DC -- Downtown -- Farragut Square and David G. Farragut Statue:
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FARRAG_970512_01.JPG: Farragut Square
This is a picture of Farragut Square, located between the "two 17th Streets" and between K and I streets and along Connecticut Avenue (which we see heading north directly behind the statue). It's a couple of blocks north of the White House.
The statue itself is of Admiral David Farragut. Farragut had seized New Orleans, the largest city of the Confederacy, for the Union. The sea approaches to New Orleans had been defended by two forts--Jackson and St Philip. On the morning of April 24, 1862, a huge engagement by Farragut's ships coated the area with enough smoke and ruin to allow the ships to occupy New Orleans and cut off the two forts, which surrendered.
Farragut, a Tennessee native with deep southern ties, added his bit to the famous quotes of the war by later seizing Mobile Bay Alabama (August 5 1864). This involved getting through a Confederate mine field (which were called "torpedoes" in those days). After one of his ships was destroyed, causing the others to falter in their attack, Farragut declared "Damn the torpedoes--full speed ahead!" and the initiative was restored.
The material for the statue was created using the bronze propellor of Farragut's ship, the USS Hartford.
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Wikipedia Description: Farragut Square
From Wikipedia, the free encyclopedia
Farragut Square is a city square in Washington, D.C.'s Ward 2. It is bordered by K Street NW on the north, I Street NW to the south, and on the east and west by segments of 17th Street NW, and it interrupts Connecticut Avenue NW. It is serviced by two stops on the Washington Metro rail system, Farragut North on the Red Line and Farragut West on the Blue and Orange lines.
Farragut Square is a hub of downtown DC, at the center of a bustling daytime commercial and business district. The neighborhood includes major hotels, legal and professional offices, news media offices, travel agencies, and countless restaurants including two underground food courts. Sometimes events are scheduled for the lunchtime crowds which gather in and around the square, such as the free "Farragut Sounds in the Square" jazz concert series, held every Thursday from noon to 2 p.m. from July 3 to August 19. With its heavy pedestrian traffic, it also serves as a popular site for leafletting, TV camera opinion polls, and for commercial promotions and political activity such as canvassing and demonstrations.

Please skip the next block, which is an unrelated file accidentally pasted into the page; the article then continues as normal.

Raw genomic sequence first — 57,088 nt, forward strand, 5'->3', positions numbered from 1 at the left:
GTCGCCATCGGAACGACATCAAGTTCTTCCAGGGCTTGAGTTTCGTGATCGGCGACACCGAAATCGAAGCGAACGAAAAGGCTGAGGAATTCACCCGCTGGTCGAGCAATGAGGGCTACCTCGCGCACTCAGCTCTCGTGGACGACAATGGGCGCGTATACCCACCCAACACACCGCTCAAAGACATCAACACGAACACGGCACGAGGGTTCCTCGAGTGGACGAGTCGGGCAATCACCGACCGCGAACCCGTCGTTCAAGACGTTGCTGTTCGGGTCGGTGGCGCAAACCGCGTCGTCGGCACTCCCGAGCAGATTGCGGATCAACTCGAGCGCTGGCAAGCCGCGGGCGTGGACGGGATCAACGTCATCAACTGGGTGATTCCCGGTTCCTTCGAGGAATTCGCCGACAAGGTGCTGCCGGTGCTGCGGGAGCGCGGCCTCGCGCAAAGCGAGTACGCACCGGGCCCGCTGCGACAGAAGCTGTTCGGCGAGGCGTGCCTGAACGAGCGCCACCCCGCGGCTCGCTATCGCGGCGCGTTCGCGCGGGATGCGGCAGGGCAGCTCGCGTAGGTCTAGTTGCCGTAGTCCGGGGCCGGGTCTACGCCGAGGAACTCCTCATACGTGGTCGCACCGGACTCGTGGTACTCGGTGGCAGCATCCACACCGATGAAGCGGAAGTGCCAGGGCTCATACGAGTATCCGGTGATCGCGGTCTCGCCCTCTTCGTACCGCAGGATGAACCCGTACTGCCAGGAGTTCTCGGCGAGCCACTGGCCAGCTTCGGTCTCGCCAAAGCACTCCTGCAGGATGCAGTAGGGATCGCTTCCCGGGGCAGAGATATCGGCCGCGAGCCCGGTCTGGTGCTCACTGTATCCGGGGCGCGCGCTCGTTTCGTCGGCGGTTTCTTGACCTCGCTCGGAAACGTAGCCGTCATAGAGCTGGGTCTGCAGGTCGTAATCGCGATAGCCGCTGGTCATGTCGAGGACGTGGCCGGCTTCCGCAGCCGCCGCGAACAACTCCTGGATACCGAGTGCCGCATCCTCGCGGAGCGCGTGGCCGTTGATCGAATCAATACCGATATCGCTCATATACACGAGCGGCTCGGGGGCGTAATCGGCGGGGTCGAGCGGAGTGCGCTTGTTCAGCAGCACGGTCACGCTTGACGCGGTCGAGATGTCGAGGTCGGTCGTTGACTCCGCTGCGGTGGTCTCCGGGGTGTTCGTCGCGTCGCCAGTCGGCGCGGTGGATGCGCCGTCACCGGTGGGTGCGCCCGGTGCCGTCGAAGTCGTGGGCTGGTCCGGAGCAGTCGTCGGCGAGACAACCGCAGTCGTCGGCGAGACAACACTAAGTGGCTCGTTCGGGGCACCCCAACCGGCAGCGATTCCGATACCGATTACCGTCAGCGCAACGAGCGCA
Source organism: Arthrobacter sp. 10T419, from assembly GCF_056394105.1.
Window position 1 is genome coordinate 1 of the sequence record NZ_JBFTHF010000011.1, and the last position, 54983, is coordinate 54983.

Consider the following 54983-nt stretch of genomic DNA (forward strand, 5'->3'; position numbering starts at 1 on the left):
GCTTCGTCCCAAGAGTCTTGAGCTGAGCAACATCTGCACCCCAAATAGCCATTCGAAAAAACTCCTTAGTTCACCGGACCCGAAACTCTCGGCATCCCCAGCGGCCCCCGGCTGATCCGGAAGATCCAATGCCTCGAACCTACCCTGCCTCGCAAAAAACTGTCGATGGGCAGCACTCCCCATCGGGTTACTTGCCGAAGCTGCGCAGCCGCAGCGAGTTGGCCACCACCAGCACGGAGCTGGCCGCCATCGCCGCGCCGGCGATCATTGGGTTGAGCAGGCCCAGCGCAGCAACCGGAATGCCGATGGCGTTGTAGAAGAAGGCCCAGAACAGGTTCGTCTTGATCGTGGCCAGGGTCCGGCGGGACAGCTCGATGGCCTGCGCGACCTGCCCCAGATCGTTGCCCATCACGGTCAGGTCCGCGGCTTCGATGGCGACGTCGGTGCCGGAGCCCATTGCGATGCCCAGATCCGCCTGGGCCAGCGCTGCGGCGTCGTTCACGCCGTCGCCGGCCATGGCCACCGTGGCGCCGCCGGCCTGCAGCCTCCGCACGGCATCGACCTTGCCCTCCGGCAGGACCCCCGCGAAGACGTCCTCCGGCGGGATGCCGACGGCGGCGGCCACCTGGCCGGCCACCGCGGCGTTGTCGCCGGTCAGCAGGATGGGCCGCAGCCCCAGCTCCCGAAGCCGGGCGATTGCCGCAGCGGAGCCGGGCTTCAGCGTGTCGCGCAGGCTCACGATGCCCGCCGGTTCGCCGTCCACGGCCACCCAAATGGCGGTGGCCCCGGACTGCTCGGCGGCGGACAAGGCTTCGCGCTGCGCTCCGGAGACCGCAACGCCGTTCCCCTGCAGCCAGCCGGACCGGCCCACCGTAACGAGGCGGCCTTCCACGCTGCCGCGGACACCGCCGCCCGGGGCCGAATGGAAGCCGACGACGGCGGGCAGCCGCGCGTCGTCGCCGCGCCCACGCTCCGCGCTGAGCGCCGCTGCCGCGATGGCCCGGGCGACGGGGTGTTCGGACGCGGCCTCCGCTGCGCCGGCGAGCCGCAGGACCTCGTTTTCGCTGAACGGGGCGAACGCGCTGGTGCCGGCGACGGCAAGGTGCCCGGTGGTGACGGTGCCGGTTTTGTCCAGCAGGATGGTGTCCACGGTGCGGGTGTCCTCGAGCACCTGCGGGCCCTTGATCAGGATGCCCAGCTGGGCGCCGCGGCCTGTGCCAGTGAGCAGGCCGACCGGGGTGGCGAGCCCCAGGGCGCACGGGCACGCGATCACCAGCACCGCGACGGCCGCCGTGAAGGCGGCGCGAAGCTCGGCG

The most prominent institution on the square is the Army Navy Club, on the southeast. Since the commercial building boom of the 1960s, there is little residential property in the area, and the square is mostly quiet after business hours. Many of the sandwich shops and coffeehouses that cater to neighborhood workers close before the dinner hour, as do the many street vendors. In recent years, however, especially since the 2003 rehabilitation of the park, movie screenings and similar evening activities have become more common, as have nightclubs in adjacent downtown areas.
The square is a known hangout for bicycle messengers and for pigeons, sparrows, and a few starlings.
On Fridays, several food carts congregate in an activity known as "Farragut Friday".
In the center of the square is a statue of David G. Farragut, ...More...
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